What the Bible Has to Say About These 3 Common Views of Healing

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Shawn Akers

In the 1980s, Asher Intrater and I studied the subject of healing with great intensity. We studied the most prominent teachers on what the Bible teaches about healing.

We ourselves saw some really amazing healings but also some very disappointing sicknesses that eventually ended in death.

Our close friend, Dr. Michael Brown, is perhaps one of the greatest experts on the subject of biblical healing. He received his Ph.D. from New York University for his thesis on healing in the Hebrew Bible. This was made into an important book titled Israel’s Divine Healer.

Here are three very common views on healing:

1. While our ordinary immune system from God brings healing and is a gift from God, supernatural miraculous healing and creative miracles of restoration are very rare. We can and should always pray for such miracles, but in the normal course of the life of believers, diseases and terminal illnesses will take their normal course for both believers and non-believers. This is the human situation after the fall. This is the primary view of non-charismatics that includes many Israeli, Messianic Jewish leaders.

2. We are to pray for healing. If we pray for healing as a regular practice and submit to opportunities for praying for healing, we will see much more supernatural healing. However, we need to trust God and know that ultimately, healing is a matter of God’s sovereignty. The best thing we can do to believe for healing is to walk in fellowship with God, avoid sin and live in trusting relationship while availing ourselves of healing prayer. This is the Vineyard view taught by John Wimber.

3. Healing is always God’s will. If we will give ourselves to God in the right way, meditate on the Scriptures on healing and confess them as God’s certain promises, we should always be healed. God’s promise of healing is absolute, so if a person does not receive supernatural healing, the failure to receive is the person’s failure to build his faith to receive it. Faith for healing is something a person is responsible to acquire. This is the view of the Word of Faith movement teachers: the late Kenneth Hagin, Kenneth Copeland, Andrew Womack and many others. For these brothers, if the promise is not absolute and obtainable, it undercuts the building faith to receive the healing.

Our view does not fully fit into any of these three. We can summarize our view by the following, according to Dr. Brown’s book. Healing is the general will of God for His obedient people, but one cannot make this a universal law and conclude that it is God’s absolute will to heal in every single case. We can know it is His general will to heal on the basis of the following:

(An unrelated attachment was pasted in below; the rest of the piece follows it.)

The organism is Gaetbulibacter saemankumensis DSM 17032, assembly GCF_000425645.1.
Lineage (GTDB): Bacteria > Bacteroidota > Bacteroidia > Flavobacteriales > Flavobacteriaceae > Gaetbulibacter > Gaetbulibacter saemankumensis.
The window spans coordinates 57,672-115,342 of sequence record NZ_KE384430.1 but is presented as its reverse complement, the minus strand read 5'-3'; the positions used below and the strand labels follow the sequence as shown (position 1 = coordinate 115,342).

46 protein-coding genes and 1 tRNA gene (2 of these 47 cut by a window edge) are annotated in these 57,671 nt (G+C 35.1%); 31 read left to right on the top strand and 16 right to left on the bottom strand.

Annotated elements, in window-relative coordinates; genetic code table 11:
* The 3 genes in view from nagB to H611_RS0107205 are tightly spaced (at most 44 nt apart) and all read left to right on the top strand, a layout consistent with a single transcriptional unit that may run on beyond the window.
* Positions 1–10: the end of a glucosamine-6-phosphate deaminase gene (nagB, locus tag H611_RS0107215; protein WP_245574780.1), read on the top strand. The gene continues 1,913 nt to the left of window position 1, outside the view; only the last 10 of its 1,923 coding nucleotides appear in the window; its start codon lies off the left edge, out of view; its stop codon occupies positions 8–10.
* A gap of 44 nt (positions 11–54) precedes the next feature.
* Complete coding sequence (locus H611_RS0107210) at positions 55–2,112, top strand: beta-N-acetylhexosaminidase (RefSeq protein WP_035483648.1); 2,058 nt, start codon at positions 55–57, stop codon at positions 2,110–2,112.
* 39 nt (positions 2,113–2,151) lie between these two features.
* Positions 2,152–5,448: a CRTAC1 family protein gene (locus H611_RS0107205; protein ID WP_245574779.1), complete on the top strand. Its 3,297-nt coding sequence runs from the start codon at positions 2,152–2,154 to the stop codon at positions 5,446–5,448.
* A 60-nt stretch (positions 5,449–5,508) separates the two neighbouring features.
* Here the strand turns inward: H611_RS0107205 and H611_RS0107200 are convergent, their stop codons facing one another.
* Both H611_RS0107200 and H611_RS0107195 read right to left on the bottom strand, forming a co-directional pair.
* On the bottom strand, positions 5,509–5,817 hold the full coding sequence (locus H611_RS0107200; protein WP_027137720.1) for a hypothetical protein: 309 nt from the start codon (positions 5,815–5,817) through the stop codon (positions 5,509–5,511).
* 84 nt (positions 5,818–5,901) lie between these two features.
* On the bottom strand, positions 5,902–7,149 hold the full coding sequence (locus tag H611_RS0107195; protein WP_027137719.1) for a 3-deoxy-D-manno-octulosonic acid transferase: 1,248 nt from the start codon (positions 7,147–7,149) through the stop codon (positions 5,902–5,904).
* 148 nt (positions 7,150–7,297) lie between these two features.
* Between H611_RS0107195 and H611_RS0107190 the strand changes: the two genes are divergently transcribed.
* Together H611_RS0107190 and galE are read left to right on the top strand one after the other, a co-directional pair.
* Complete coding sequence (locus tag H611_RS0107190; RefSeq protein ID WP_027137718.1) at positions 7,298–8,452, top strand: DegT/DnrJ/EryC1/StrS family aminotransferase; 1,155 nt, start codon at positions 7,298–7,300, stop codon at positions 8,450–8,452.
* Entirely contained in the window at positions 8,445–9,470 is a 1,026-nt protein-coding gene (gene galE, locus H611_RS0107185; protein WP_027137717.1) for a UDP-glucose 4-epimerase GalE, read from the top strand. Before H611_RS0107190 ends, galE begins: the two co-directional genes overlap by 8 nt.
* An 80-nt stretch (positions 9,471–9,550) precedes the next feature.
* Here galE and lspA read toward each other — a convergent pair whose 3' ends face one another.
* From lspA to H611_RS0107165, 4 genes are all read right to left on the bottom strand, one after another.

1. The promises to Israel for physical health if they would live an obedient life. This includes deliverance from “the sicknesses of Egypt,” miscarriages and the blessing of living a long life.

2. The inclusion of sicknesses as being healed in the atonement of Yeshua, as in the Isaiah 53:”he bore our sicknesses … we are healed by His wounds” (Is. 53:4b, 5d, HCSB). 

3. The healing ministry of Yeshua is a manifestation of the will of God for people.

4. The conclusive statement of Peter on the atonement, that “He Himself bore our sins in His own body on the tree … ‘By His wounds you were healed'” (1 Pet 2:24, MEV) refers to not only spiritual but physical healing.

5. In times of revival and heightened spiritual fervor and awareness, healing is much more frequent. Note, for example, Pensacola, the early Vineyard movement and the Bethel Church of Bill Johnson.

6. However, though healing is God’s general will, we see in the death of Elisha and the sickness of some in the New Covenant Scriptures that healing is not an absolute promise for every case at all times.

7. The kind of faith that moves mountains is a “God kind of faith” that only God can ultimately grant. He indeed usually grants us the faith we need for what we are called to do, and this usually includes faith for healing.

So what do we learn from this? Stayed tuned for Part 2 of this series, coming soon. {eoa}

Dan Juster is the director of Tikkun Ministries International, a Messianic Jewish ministry. He is an author and has been in Messianic Jewish ministry since 1972.

For the original article, visit reviveisrael.org.

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